Chicago Blues Festival 2006

Sandy Ingham By

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The 2006 Chicago Blues Festival had plenty going for it—a galaxy of great local stars, several guests from the New Orleans diaspora and other blues outposts, a half-dozen stages with music from noon till 10 p.m., the usual array of food and drink vendors and assorted stands selling everything from souvenirs and T-shirts to air travel and cell phone plans.
They had everything covered but the weather, which was cloudy, sometimes drizzly, and unseasonably cool for early June. This held down crowd sizes, especially at night when the wind whistled in off Lake Michigan.
But the blues is all about finding joy in life despite the suffering we endure, so maybe being cold and occasionally wet was nature's way of setting the stage properly.
Some highlights:

The Siegel-Schwall band has played on and off—mostly off—for 40 years, starting in Chicago. It's got a new album out, "Flash Forward," and its mantra is that music should be fun. The band kicked off with Slim Harpo's "King Bee." Keyboardist-harmonica player Corey Siegel sang it slyly, prowling about the stage like a panther. "Hey, Leviticus" poked fun at right wing religious zealotry, and guitarist Jim Schwall's "Underqualified Blues" skewered President Bush. A sample lyric: "I'm just a mental featherweight; I guess I'll just be head of state." Both tunes were in the quartet's trademark country blues vein.

Then, on came guest vocalist Marcy Levy, with a voice that soared unerringly into the stratosphere, a rocket that lit up the night sky over Grant Park. This woman can wail! Why can't her records be found via an Internet search?

Eddie Bo, one of the long line of New Orleans pianists and singers springing out of the Professor Longhair tradition, kept a huge crowd on its feet for a 90-minute afternoon set that resembled a Crescent City jukebox hit parade. Bo, an 80-year-old who's lost a home to fire and been victimized by Katrina, is irrepressibly upbeat, the joy he exudes performing infectious to all within earshot.

Saffire, the Uppity Blues Women, have been chronicling the foibles of mankind—not womankind, mind you—since at least 1990. They keep coming up with fresh material, sassy and saucy, while also reinvigorating the music of pioneers like Bessie Smith, Memphis Minnie and Alberta Hunter.

"Silver Beaver" is guitarist-singer Gaye Abedegnola's sly salute to the many ways the animal kingdom has served as surrogates for things you can't sing on the radio. Mississippi bullfrogs, black snakes, honeybees and other critters populate the clever lyrics.

The trio's perfect diction means audiences have no trouble discerning just what outrages men have committed now. Or, by contrast, understanding how pianist Ann Rabson's kind and considerate man "makes it hard for me to sing the blues."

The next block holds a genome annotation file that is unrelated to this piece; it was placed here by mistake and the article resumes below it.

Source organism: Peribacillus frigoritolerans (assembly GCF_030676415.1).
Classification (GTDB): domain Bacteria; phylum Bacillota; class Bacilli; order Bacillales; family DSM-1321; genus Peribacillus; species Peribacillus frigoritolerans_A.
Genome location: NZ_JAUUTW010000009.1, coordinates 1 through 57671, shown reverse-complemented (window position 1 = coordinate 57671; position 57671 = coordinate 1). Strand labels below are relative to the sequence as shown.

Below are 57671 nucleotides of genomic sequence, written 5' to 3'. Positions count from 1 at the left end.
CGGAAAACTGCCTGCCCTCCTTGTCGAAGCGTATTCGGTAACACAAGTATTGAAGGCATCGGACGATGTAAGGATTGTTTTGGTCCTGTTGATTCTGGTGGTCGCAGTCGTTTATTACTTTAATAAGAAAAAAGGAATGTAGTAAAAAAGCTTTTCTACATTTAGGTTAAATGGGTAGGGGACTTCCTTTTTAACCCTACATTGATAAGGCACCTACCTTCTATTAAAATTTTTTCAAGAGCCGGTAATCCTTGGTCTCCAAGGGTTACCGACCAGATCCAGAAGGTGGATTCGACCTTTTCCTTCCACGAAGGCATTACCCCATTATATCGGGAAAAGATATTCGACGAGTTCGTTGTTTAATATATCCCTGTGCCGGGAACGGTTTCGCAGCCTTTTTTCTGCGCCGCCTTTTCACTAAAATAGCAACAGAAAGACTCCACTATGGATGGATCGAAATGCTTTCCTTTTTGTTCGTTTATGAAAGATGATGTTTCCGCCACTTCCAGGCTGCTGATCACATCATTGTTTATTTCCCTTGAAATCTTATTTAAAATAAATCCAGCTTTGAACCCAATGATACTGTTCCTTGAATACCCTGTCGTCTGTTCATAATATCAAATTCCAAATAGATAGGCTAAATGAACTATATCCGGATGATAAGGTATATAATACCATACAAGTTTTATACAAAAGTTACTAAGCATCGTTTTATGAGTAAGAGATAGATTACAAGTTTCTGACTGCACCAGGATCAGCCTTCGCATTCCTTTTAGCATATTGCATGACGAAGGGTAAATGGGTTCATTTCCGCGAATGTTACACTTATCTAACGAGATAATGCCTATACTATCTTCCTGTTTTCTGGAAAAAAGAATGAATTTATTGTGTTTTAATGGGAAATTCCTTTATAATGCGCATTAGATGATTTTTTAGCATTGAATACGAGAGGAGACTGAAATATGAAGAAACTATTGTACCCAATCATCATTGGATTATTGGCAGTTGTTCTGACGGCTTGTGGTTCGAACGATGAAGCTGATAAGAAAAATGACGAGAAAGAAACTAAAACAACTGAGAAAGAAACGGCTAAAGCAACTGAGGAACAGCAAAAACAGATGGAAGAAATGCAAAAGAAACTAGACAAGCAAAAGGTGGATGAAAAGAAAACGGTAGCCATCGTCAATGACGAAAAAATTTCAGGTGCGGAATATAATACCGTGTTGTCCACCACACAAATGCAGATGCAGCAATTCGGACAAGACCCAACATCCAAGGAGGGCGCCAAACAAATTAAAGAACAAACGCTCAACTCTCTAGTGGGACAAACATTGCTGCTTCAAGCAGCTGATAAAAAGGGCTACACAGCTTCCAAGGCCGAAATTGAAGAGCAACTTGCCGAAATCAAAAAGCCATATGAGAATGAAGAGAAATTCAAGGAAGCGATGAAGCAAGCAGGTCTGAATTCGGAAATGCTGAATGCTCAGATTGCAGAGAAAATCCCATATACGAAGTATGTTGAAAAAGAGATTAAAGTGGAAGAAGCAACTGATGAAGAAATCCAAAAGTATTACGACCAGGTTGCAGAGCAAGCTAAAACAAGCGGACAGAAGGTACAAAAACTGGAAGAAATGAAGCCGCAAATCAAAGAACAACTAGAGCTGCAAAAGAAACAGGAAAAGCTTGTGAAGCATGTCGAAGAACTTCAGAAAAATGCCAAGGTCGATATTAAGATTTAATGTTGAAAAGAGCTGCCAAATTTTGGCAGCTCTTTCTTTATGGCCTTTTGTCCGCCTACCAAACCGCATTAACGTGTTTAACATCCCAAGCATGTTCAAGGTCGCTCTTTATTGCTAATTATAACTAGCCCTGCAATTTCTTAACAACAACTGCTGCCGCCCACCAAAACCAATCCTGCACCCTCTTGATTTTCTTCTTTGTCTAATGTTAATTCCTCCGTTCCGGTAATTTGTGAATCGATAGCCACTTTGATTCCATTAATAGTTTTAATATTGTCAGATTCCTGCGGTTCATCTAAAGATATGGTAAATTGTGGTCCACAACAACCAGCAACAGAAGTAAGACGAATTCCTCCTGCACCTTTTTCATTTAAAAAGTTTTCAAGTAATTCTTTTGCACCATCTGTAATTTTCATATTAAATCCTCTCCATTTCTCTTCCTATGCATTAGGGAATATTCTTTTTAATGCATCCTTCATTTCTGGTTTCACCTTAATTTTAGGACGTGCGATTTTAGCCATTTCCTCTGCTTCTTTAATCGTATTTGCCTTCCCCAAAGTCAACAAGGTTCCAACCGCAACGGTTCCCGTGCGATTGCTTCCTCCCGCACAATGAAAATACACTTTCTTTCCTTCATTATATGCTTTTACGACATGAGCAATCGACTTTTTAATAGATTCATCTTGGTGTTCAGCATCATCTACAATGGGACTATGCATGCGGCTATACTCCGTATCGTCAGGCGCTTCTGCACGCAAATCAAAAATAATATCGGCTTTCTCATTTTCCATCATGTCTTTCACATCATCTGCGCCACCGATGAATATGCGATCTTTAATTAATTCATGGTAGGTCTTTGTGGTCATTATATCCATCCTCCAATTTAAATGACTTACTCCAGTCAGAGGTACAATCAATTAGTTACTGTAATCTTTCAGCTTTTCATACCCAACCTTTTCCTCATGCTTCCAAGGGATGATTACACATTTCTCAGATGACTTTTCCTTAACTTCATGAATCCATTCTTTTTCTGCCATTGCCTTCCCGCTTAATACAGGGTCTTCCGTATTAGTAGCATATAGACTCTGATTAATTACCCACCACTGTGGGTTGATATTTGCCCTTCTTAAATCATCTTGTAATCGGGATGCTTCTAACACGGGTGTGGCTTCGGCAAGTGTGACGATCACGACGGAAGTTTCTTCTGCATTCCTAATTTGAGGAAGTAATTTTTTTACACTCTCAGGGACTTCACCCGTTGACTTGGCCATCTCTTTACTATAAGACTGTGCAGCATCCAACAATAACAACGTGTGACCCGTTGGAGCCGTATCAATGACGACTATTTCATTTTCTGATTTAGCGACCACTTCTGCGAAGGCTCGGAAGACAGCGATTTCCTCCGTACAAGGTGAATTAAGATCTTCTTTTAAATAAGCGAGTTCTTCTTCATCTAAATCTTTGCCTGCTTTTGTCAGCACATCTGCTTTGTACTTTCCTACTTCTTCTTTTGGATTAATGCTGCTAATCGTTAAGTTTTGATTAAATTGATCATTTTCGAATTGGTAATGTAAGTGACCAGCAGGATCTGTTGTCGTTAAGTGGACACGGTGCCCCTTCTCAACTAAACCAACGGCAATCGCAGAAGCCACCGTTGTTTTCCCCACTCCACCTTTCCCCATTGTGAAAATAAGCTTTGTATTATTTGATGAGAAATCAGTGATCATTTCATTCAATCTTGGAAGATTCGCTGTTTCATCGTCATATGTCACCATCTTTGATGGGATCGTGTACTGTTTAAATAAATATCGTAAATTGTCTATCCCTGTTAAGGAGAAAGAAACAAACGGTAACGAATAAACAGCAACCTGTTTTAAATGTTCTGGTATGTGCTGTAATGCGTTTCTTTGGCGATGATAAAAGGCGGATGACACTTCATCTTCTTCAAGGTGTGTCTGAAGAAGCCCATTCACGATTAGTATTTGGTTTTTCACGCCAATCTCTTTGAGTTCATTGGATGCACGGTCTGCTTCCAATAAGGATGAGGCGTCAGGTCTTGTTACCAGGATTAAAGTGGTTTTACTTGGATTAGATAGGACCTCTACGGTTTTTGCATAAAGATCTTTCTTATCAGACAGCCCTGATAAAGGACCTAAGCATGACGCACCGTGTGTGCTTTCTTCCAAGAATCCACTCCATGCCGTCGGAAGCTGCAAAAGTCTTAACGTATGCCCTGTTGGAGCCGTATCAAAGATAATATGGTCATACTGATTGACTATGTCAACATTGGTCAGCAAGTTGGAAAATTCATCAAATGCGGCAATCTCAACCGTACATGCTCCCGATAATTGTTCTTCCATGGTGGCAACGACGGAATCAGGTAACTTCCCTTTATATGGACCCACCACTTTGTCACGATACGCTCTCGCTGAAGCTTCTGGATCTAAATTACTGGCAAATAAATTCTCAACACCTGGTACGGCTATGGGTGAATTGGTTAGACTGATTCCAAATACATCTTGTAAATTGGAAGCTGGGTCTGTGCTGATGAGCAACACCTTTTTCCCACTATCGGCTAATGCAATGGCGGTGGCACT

Saffire's "Drown in My Own Tears" was one of several tributes to the late Ray Charles soulfully rendered at this festival.

Another Orleanian, pianist and bullhorn-voiced Henry Butler, was all over Grant Park, playing in tandem with guitarist Vasti Jackson (whose "I Turned on My Computer, And It Turned on Me" winning best original title); fronting a larger group on the main stage in the Petrillo Bandshell; doing a guest shot with Elvin Bishop's band on the rollicking "Got to Be New Orleans." One night, he was the warmup act at the misnamed House of Blues, which judging by the month's bookings is just another big rock club.

Elvin Bishop also double dipped in Chicago. One afternoon, he picked, sang and bantered with his mentor of a half-century ago, Smokey Smothers. Then the slide guitar veteran was at Petrillo with his exuberant sextet, whose trombone and accordion gave it a brass band-meets-country sound. Bishop spiced up his "My Dog" from his new CD to explain that his dog won't chase cats, cars or mailmen—just women. There's that animal thing again. The slow but relentless "Little Brown Bird" was riveting.

Henry Gray was another Louisiana pianist on hand, but his driving boogie-woogie infused playing was more Chicago than New Orleans. He and his quintet drew from the blues and r&b songbook, with nods to Fats Domino, Ray Charles, Little Richard and Gray's former boss Howlin' Wolf along the way.

Night time is the right time to explore other Chicago venues. We ventured to the West Side to see the new Chicago Blues Museum, with thousands of artifacts from the heyday of black music clubs, record labels and radio stations. There's a mini-theater playing blues videos and some TVs with vintage performances. It's beautifully laid out in a vast warehouse loft off South 35th Street, and worth a visit. Just don't expect to get a cab ride back downtown after dark.

Little Arthur Duncan, Taildragger and Jimmy Burns, blues shouters all, roared at Sunday night's Delmark Records showcase at Buddy Guy's Legends. Jimmy Dawkins was the headliner, but at midnight, after five hours of high-volume music, he still hadn't come on and my eardrums were telling me, enough, enough.


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